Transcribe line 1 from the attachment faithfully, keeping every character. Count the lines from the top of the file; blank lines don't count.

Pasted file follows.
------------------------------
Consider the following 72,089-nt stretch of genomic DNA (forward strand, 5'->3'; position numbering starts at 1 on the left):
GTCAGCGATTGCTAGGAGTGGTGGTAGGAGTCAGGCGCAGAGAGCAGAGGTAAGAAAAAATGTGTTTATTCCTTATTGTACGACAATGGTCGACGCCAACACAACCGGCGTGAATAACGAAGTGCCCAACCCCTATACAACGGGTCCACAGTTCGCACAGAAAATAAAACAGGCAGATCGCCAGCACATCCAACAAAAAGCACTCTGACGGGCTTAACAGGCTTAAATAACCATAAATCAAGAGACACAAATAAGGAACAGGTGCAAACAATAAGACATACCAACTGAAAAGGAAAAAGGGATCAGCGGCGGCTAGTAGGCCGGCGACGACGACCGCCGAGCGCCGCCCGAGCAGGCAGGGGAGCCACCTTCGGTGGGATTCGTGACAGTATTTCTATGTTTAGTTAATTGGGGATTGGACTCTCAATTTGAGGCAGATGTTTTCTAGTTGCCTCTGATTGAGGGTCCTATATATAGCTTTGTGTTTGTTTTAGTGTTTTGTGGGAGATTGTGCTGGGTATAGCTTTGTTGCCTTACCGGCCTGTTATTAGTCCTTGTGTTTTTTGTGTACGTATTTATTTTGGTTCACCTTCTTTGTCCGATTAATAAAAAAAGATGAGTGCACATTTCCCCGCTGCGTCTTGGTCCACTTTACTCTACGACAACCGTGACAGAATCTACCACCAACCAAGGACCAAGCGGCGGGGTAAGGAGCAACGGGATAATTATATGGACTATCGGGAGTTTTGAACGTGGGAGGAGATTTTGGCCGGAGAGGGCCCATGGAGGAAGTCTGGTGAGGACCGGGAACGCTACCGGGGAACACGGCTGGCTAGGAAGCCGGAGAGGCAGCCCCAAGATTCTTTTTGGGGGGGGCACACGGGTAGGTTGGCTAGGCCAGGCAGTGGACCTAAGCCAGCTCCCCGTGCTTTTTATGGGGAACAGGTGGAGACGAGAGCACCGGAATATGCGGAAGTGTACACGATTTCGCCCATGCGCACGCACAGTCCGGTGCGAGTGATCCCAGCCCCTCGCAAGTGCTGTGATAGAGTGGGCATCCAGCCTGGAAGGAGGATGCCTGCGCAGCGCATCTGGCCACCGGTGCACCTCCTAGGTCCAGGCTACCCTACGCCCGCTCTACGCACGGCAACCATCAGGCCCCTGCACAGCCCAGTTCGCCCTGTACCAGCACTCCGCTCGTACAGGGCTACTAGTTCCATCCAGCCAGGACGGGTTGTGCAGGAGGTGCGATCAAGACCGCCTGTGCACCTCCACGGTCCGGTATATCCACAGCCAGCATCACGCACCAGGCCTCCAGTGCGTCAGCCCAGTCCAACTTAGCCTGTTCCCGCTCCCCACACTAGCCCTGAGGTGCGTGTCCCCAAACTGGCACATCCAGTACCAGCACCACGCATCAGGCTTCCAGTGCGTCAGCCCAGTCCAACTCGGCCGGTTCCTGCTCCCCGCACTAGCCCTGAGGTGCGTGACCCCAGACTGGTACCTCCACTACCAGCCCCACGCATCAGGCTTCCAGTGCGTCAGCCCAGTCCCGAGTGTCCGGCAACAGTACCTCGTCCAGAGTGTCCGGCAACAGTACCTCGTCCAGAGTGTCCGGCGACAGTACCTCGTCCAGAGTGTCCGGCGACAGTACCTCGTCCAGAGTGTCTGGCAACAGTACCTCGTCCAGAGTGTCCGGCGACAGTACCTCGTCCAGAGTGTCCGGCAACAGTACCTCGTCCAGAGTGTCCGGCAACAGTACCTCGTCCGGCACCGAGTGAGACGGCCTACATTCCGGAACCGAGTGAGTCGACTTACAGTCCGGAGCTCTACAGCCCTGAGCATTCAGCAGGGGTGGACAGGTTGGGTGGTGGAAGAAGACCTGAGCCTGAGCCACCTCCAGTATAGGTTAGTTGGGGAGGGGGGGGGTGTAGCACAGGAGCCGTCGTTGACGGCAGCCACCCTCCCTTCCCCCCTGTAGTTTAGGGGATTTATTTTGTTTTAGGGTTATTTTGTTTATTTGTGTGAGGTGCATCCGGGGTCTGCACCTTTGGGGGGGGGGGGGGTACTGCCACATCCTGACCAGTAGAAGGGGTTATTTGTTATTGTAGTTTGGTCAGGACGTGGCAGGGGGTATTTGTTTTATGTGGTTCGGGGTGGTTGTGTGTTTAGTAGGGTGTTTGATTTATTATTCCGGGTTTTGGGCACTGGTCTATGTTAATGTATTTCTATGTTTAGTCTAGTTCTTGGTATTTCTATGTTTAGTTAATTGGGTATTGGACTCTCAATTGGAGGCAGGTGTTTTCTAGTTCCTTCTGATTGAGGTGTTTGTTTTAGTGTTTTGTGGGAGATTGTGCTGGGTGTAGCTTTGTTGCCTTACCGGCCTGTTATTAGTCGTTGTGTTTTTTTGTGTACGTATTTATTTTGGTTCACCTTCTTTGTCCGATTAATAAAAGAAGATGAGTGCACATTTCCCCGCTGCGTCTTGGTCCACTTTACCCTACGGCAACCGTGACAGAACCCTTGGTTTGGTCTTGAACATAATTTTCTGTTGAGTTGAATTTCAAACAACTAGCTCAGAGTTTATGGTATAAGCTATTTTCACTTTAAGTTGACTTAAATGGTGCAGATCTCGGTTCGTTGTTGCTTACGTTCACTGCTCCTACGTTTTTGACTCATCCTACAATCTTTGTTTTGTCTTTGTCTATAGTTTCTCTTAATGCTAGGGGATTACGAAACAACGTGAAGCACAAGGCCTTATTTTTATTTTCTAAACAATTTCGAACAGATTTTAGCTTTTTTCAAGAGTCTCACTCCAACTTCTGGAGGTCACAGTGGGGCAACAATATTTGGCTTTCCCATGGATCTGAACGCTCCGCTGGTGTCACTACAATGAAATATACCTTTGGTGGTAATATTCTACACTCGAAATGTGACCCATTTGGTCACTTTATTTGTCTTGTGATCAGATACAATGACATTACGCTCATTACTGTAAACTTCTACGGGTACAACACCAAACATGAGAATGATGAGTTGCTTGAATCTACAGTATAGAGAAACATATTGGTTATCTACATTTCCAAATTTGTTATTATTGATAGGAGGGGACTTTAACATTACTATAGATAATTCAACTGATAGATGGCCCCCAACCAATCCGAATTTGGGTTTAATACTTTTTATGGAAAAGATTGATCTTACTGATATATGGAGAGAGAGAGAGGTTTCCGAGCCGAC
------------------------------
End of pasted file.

Consider the following 72,089-nt stretch of genomic DNA (forward strand, 5'->3'; position numbering starts at 1 on the left):